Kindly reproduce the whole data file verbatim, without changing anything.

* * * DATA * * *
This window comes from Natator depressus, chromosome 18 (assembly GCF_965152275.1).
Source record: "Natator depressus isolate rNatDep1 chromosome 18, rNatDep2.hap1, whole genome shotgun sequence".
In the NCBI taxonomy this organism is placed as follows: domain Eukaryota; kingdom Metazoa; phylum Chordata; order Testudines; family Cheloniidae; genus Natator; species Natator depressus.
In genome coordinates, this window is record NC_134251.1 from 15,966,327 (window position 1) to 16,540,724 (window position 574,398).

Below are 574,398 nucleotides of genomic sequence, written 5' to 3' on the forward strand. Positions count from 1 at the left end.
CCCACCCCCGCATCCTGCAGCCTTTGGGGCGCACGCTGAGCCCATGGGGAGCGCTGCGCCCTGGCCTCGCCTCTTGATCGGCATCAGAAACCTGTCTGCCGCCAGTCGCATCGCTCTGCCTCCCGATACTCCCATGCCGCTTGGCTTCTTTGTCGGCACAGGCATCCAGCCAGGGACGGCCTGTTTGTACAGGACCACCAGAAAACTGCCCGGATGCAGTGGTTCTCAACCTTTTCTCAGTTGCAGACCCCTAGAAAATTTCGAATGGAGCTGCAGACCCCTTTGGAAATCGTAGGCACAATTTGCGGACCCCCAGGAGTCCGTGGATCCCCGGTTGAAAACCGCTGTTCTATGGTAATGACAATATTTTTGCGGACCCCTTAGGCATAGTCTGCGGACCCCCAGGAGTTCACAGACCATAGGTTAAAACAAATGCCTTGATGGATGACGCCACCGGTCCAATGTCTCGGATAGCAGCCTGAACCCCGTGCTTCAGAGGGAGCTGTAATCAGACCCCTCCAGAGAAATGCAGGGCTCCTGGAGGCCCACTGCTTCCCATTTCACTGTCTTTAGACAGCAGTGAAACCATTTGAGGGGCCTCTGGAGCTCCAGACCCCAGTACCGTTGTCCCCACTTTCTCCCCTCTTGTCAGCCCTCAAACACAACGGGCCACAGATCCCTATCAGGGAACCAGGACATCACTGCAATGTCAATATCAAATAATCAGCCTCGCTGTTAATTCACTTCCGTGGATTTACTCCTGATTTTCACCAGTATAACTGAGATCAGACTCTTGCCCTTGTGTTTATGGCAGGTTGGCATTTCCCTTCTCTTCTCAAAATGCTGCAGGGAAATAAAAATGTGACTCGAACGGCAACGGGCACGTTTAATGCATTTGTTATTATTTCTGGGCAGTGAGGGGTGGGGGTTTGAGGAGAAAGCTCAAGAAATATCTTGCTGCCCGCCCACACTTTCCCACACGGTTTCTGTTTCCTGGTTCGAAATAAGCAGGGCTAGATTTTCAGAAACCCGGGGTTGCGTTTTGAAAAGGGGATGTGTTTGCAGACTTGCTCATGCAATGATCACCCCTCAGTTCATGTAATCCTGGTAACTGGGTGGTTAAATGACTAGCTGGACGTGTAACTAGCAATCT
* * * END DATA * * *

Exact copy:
This window comes from Natator depressus, chromosome 18 (assembly GCF_965152275.1).
Source record: "Natator depressus isolate rNatDep1 chromosome 18, rNatDep2.hap1, whole genome shotgun sequence".
In the NCBI taxonomy this organism is placed as follows: domain Eukaryota; kingdom Metazoa; phylum Chordata; order Testudines; family Cheloniidae; genus Natator; species Natator depressus.
In genome coordinates, this window is record NC_134251.1 from 15,966,327 (window position 1) to 16,540,724 (window position 574,398).

Below are 574,398 nucleotides of genomic sequence, written 5' to 3' on the forward strand. Positions count from 1 at the left end.
CCCACCCCCGCATCCTGCAGCCTTTGGGGCGCACGCTGAGCCCATGGGGAGCGCTGCGCCCTGGCCTCGCCTCTTGATCGGCATCAGAAACCTGTCTGCCGCCAGTCGCATCGCTCTGCCTCCCGATACTCCCATGCCGCTTGGCTTCTTTGTCGGCACAGGCATCCAGCCAGGGACGGCCTGTTTGTACAGGACCACCAGAAAACTGCCCGGATGCAGTGGTTCTCAACCTTTTCTCAGTTGCAGACCCCTAGAAAATTTCGAATGGAGCTGCAGACCCCTTTGGAAATCGTAGGCACAATTTGCGGACCCCCAGGAGTCCGTGGATCCCCGGTTGAAAACCGCTGTTCTATGGTAATGACAATATTTTTGCGGACCCCTTAGGCATAGTCTGCGGACCCCCAGGAGTTCACAGACCATAGGTTAAAACAAATGCCTTGATGGATGACGCCACCGGTCCAATGTCTCGGATAGCAGCCTGAACCCCGTGCTTCAGAGGGAGCTGTAATCAGACCCCTCCAGAGAAATGCAGGGCTCCTGGAGGCCCACTGCTTCCCATTTCACTGTCTTTAGACAGCAGTGAAACCATTTGAGGGGCCTCTGGAGCTCCAGACCCCAGTACCGTTGTCCCCACTTTCTCCCCTCTTGTCAGCCCTCAAACACAACGGGCCACAGATCCCTATCAGGGAACCAGGACATCACTGCAATGTCAATATCAAATAATCAGCCTCGCTGTTAATTCACTTCCGTGGATTTACTCCTGATTTTCACCAGTATAACTGAGATCAGACTCTTGCCCTTGTGTTTATGGCAGGTTGGCATTTCCCTTCTCTTCTCAAAATGCTGCAGGGAAATAAAAATGTGACTCGAACGGCAACGGGCACGTTTAATGCATTTGTTATTATTTCTGGGCAGTGAGGGGTGGGGGTTTGAGGAGAAAGCTCAAGAAATATCTTGCTGCCCGCCCACACTTTCCCACACGGTTTCTGTTTCCTGGTTCGAAATAAGCAGGGCTAGATTTTCAGAAACCCGGGGTTGCGTTTTGAAAAGGGGATGTGTTTGCAGACTTGCTCATGCAATGATCACCCCTCAGTTCATGTAATCCTGGTAACTGGGTGGTTAAATGACTAGCTGGACGTGTAACTAGCAATCT